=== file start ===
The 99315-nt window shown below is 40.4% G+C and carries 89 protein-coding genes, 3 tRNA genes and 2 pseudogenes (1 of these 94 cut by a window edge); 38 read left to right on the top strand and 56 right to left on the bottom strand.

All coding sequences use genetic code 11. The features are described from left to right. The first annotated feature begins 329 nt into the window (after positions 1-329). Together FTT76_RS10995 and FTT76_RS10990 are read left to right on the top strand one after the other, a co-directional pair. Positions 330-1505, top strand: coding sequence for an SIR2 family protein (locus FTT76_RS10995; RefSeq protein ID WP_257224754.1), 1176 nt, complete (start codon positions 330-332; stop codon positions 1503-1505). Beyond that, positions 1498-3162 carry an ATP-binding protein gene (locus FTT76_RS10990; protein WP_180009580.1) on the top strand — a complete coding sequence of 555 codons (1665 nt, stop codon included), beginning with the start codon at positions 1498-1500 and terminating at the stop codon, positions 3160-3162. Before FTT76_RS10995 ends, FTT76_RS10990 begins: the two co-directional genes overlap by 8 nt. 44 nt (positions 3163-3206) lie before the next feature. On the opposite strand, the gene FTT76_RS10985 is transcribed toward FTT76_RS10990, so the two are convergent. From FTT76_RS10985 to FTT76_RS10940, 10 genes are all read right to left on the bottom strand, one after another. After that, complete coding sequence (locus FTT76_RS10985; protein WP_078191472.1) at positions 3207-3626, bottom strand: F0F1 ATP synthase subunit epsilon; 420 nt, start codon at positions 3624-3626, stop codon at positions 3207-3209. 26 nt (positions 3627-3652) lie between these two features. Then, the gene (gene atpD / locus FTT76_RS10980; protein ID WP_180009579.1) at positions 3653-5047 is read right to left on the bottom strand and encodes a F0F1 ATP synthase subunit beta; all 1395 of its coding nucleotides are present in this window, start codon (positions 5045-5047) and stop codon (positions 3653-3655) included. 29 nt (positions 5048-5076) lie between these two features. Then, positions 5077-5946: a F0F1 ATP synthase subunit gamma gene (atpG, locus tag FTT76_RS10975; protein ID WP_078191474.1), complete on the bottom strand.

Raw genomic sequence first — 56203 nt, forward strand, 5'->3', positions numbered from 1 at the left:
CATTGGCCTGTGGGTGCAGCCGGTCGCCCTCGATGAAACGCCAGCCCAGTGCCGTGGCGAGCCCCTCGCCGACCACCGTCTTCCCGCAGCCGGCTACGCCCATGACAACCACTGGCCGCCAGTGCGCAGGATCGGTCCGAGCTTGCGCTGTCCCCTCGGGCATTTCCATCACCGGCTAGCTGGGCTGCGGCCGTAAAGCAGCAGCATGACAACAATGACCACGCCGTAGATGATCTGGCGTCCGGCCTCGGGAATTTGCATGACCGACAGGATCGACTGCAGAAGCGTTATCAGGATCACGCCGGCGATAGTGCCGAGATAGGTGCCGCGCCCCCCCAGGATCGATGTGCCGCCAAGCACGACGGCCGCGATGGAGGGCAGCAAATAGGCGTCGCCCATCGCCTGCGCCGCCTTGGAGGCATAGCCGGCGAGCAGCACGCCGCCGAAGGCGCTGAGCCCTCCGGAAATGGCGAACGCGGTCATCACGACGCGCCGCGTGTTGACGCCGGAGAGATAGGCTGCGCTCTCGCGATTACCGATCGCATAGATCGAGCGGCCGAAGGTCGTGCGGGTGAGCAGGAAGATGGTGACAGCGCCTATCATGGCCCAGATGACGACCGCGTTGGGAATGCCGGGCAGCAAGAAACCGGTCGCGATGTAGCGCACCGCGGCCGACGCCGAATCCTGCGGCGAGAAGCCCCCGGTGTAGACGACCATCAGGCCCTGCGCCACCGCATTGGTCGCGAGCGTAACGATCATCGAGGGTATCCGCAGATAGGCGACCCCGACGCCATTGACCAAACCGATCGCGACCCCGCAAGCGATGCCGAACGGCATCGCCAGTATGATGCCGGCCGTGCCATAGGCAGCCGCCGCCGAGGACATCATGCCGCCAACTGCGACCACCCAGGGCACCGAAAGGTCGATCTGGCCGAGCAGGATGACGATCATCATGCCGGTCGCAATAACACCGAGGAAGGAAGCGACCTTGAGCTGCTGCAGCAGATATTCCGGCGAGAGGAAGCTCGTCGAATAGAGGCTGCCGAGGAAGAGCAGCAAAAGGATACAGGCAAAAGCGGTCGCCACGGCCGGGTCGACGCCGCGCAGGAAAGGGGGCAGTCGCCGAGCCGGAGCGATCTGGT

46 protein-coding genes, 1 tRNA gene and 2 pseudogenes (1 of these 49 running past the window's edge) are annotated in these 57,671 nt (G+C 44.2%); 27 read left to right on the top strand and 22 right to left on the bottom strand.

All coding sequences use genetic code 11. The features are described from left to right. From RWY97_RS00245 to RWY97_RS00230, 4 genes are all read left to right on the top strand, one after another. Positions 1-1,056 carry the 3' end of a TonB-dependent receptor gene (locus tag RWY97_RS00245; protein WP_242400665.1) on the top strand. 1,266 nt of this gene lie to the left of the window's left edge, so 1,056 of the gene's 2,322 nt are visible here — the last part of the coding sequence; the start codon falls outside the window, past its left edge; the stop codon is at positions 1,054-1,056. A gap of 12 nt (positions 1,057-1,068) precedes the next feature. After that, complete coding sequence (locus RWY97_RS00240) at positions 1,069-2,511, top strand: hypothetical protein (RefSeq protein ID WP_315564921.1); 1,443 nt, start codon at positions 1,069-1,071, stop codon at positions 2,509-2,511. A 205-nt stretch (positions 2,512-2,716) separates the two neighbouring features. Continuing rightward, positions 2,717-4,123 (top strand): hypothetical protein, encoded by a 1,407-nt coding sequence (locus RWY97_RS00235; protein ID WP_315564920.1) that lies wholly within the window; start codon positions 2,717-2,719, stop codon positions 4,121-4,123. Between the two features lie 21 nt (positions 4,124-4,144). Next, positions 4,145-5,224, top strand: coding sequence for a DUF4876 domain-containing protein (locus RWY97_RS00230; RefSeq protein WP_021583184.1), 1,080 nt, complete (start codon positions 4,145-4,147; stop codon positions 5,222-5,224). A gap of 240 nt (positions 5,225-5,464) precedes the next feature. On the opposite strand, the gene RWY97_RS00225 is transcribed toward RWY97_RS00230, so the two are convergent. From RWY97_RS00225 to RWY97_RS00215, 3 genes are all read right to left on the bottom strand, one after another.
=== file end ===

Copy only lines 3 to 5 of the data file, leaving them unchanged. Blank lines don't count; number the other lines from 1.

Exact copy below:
Raw genomic sequence first — 56203 nt, forward strand, 5'->3', positions numbered from 1 at the left:
CATTGGCCTGTGGGTGCAGCCGGTCGCCCTCGATGAAACGCCAGCCCAGTGCCGTGGCGAGCCCCTCGCCGACCACCGTCTTCCCGCAGCCGGCTACGCCCATGACAACCACTGGCCGCCAGTGCGCAGGATCGGTCCGAGCTTGCGCTGTCCCCTCGGGCATTTCCATCACCGGCTAGCTGGGCTGCGGCCGTAAAGCAGCAGCATGACAACAATGACCACGCCGTAGATGATCTGGCGTCCGGCCTCGGGAATTTGCATGACCGACAGGATCGACTGCAGAAGCGTTATCAGGATCACGCCGGCGATAGTGCCGAGATAGGTGCCGCGCCCCCCCAGGATCGATGTGCCGCCAAGCACGACGGCCGCGATGGAGGGCAGCAAATAGGCGTCGCCCATCGCCTGCGCCGCCTTGGAGGCATAGCCGGCGAGCAGCACGCCGCCGAAGGCGCTGAGCCCTCCGGAAATGGCGAACGCGGTCATCACGACGCGCCGCGTGTTGACGCCGGAGAGATAGGCTGCGCTCTCGCGATTACCGATCGCATAGATCGAGCGGCCGAAGGTCGTGCGGGTGAGCAGGAAGATGGTGACAGCGCCTATCATGGCCCAGATGACGACCGCGTTGGGAATGCCGGGCAGCAAGAAACCGGTCGCGATGTAGCGCACCGCGGCCGACGCCGAATCCTGCGGCGAGAAGCCCCCGGTGTAGACGACCATCAGGCCCTGCGCCACCGCATTGGTCGCGAGCGTAACGATCATCGAGGGTATCCGCAGATAGGCGACCCCGACGCCATTGACCAAACCGATCGCGACCCCGCAAGCGATGCCGAACGGCATCGCCAGTATGATGCCGGCCGTGCCATAGGCAGCCGCCGCCGAGGACATCATGCCGCCAACTGCGACCACCCAGGGCACCGAAAGGTCGATCTGGCCGAGCAGGATGACGATCATCATGCCGGTCGCAATAACACCGAGGAAGGAAGCGACCTTGAGCTGCTGCAGCAGATATTCCGGCGAGAGGAAGCTCGTCGAATAGAGGCTGCCGAGGAAGAGCAGCAAAAGGATACAGGCAAAAGCGGTCGCCACGGCCGGGTCGACGCCGCGCAGGAAAGGGGGCAGTCGCCGAGCCGGAGCGATCTGGT

46 protein-coding genes, 1 tRNA gene and 2 pseudogenes (1 of these 49 running past the window's edge) are annotated in these 57,671 nt (G+C 44.2%); 27 read left to right on the top strand and 22 right to left on the bottom strand.